At the first-ever Next-Generation Suborbital Researchers Conference, high-level officials from NASA and the FAA addressed the risks that new private and commercial suborbital vehicles will carry when transporting NASA-sponsored payloads and personnel.

Ever since the loss of the space shuttle Challenger, almost a quarter of a century ago, the watchword above all others at NASA has been "safety." Unfortunately, watchwords don't necessarily create actual safety, as we learned a little over seven years ago, with the loss of her sister ship Columbia.

Read more ....

Video: A Silent Rotor Blade Paves The Way For Super-Stealth Choppers



From Popular Science:

For all the government conspiracy militia nuts out there, I've got some good news and some bad news. The good news is that there is no such thing as silent, stealth black helicopters. The bad news is that, thanks to Eurocopter's noise-canceling Blue Edge rotor blades, there soon will be.

Read more ....

Stonehenge "Hedge" Found, Shielded Secret Rituals?

Stonehenge (seen in an aerial view taken in the late 1990s) may have been protected by a green barrier, archaeologists say. Photograph by Jason Hawkes, Corbis

From The National Geographic:

Stonehenge may have been surrounded by a "Stonehedge" that blocked onlookers from seeing secret rituals, according to a new study.

Evidence for two encircling hedges—possibly thorn bushes—planted some 3,600 years ago was uncovered during a survey of the site by English Heritage, the government agency responsible for maintaining the monument in southern England.

Read more ....

By Tracking Water Molecules, Physicists Hope To Unlock Secrets Of Life

Supercool. As individual water molecules fluctuate, breaking and forming bonds with their nearest neighbors, the result is slightly imperfect tetrahedral structures that are constantly in flux. Research suggests that these fluctuations give rise to some of water's most unusual and life-sustaining features. (Credit: Image courtesy of Rockefeller University)

From Science Daily:

Science Daily (Mar. 1, 2010) — The key to life as we know it is water, a tiny molecule with some highly unusual properties, such as the ability to retain large amounts of heat and to lose, instead of gain, density as it solidifies. It behaves so differently from other liquids, in fact, that by some measures it shouldn't even exist. Now scientists have made a batch of new discoveries about the ubiquitous liquid, suggesting that an individual water molecule's interactions with its neighbors could someday be manipulated to solve some of the world's thorniest problems -- from agriculture to cancer.

Read more ....

How Bad Is Second-Hand Smoke?

From Live Science:

This Week’s Question: I live with my 40-year-old son and he smokes like the proverbial chimney around the house. I’m afraid of what it’s doing to his health. What can I do to get him to quit?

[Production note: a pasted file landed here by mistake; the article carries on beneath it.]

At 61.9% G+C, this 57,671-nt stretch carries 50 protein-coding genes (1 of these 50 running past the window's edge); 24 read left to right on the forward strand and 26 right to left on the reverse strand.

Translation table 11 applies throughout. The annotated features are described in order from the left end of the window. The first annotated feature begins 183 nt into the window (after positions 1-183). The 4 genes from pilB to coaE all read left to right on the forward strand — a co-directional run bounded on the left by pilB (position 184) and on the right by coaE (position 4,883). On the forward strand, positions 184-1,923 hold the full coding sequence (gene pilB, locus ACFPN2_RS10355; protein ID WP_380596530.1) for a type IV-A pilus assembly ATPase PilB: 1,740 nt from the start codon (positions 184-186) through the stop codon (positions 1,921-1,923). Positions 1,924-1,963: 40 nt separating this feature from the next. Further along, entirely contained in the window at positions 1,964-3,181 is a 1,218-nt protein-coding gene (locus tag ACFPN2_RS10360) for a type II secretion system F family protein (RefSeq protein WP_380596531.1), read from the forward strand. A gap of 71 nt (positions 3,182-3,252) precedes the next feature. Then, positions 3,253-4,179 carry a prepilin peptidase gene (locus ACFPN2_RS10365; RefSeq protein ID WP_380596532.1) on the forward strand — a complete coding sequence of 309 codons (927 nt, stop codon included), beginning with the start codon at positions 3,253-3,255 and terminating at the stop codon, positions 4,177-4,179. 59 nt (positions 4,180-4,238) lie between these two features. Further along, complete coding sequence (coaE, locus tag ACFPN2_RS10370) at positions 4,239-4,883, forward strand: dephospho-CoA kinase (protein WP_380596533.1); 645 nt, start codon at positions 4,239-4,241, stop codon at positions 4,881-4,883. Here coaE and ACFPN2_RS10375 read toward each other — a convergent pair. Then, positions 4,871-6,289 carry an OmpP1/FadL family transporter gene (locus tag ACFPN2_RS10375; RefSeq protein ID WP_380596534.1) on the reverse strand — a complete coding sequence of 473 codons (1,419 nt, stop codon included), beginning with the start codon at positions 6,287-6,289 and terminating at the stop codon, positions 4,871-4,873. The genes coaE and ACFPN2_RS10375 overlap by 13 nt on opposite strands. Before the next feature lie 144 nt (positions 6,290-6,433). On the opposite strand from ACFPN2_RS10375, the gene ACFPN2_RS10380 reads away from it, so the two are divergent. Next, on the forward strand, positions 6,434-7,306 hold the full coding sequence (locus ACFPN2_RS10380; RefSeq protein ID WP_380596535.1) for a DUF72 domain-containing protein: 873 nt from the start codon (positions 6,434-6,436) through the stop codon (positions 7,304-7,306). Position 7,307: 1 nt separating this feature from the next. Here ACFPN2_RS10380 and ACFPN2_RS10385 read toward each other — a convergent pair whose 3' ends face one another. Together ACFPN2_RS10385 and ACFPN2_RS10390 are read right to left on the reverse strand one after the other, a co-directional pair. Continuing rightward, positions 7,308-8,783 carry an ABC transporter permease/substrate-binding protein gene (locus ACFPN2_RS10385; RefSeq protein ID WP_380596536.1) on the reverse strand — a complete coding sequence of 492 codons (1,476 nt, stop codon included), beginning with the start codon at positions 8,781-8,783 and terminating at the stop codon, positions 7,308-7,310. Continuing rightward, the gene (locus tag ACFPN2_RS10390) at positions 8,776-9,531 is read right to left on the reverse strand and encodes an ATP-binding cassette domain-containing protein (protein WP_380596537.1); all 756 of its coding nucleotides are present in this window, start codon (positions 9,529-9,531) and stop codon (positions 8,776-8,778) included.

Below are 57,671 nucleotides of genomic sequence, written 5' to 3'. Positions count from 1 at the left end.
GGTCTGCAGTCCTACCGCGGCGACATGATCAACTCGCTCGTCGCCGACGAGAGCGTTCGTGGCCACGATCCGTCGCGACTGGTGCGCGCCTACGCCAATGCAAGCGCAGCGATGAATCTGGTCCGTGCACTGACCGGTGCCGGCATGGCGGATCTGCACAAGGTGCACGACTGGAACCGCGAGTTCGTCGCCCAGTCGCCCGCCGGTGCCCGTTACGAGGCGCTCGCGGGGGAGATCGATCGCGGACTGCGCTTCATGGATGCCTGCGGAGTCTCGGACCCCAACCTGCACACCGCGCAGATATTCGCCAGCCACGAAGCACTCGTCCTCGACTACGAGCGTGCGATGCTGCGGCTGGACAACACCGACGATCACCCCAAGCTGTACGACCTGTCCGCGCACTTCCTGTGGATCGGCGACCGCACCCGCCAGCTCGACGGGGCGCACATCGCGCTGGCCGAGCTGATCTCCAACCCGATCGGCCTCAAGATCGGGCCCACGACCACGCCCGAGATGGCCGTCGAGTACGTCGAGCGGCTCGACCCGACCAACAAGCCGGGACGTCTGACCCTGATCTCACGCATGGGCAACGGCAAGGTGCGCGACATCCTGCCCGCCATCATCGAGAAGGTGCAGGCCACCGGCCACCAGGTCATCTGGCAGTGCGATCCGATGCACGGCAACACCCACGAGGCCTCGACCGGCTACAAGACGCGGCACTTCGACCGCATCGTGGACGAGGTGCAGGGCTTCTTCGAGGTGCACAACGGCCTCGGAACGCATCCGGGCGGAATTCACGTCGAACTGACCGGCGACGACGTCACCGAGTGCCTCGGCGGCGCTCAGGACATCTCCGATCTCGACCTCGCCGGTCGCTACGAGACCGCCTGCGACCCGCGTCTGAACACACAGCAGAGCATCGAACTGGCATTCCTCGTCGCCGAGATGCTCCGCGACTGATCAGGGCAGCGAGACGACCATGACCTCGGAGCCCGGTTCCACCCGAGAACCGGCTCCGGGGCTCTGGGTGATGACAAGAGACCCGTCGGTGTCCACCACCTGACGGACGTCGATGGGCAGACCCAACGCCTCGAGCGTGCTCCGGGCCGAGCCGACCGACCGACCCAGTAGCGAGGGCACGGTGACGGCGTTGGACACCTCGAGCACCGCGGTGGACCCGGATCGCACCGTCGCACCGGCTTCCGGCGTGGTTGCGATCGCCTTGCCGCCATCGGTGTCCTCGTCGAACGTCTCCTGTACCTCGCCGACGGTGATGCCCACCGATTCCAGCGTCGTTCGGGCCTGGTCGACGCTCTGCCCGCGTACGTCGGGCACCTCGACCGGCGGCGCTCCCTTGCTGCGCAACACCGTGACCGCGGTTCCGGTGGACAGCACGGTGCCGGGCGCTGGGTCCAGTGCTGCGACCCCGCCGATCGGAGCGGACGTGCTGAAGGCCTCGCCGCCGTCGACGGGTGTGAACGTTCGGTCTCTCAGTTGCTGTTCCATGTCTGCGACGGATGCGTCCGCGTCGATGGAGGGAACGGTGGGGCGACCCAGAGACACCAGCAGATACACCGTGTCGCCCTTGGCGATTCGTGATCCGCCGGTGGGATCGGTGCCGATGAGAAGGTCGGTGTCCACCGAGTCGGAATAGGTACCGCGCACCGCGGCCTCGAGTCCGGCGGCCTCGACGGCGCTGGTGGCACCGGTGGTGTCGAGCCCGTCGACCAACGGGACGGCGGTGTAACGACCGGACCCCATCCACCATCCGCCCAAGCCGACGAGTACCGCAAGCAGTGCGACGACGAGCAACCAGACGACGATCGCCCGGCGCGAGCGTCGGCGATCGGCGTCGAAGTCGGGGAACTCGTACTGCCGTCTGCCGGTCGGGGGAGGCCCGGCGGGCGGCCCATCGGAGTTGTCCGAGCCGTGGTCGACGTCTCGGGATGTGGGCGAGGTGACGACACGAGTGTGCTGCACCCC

Tell him he may be killing you with his secondhand smoke.

Secondhand smoke—also called environmental tobacco smoke (ETS)—is made up of the “sidestream” smoke from the end of a cigarette, pipe, or cigar, and the “mainstream” smoke that is exhaled.

Read more ....

Clean Tech: A New Way To Hasten Energy Solutions

Solar panels cover the rooftop of the STAPLES Center sports complex in Los Angeles.
David McNew / Getty Images

From Time Magazine:

If we're going to find a way to fix our long-term energy woes — whether it's through biofuels made from algae or through the rise of miniature nuclear-power plants, — the solution is likely to come from northern California. Yes, in Silicon Valley, the same entrepreneurs who brought us the Internet — and, O.K., Pets.com — are exploring new ways to make and use energy. And we'll need them, as much for our economy's well-being as for our planet's.

Read more ....

British Library Launches UK Internet Archive


From Times Online:

The UK's national library has created a fascinating snapshot of the way Britons have been using the web since 2004.

So, the internet of today's not big enough for you?

Then have a look at the 6,000 or so vintage sites that have been newly collected by the British Library for the UK Web Archive, which launched today.

The Library, which collects every periodical and book published in English, decided to extend its reach to cover the internet in 2004, when it was clear that the web's evolution would inevitably mean that some sites would disappear.

Read more ....

Giant Antarctic Iceberg Could Affect Global Ocean Circulation

Satellite image showing 97km (60 mile) long iceberg, right, about to crash into the Mertz glacier tongue, left, in the Australian Antarctic Territory. The collision created a new 78km-long iceberg. Photograph: AP

From The Guardian:

Ice broken off from Mertz glacier is size of Luxembourg and may decrease oxygen supply for marine life in the area.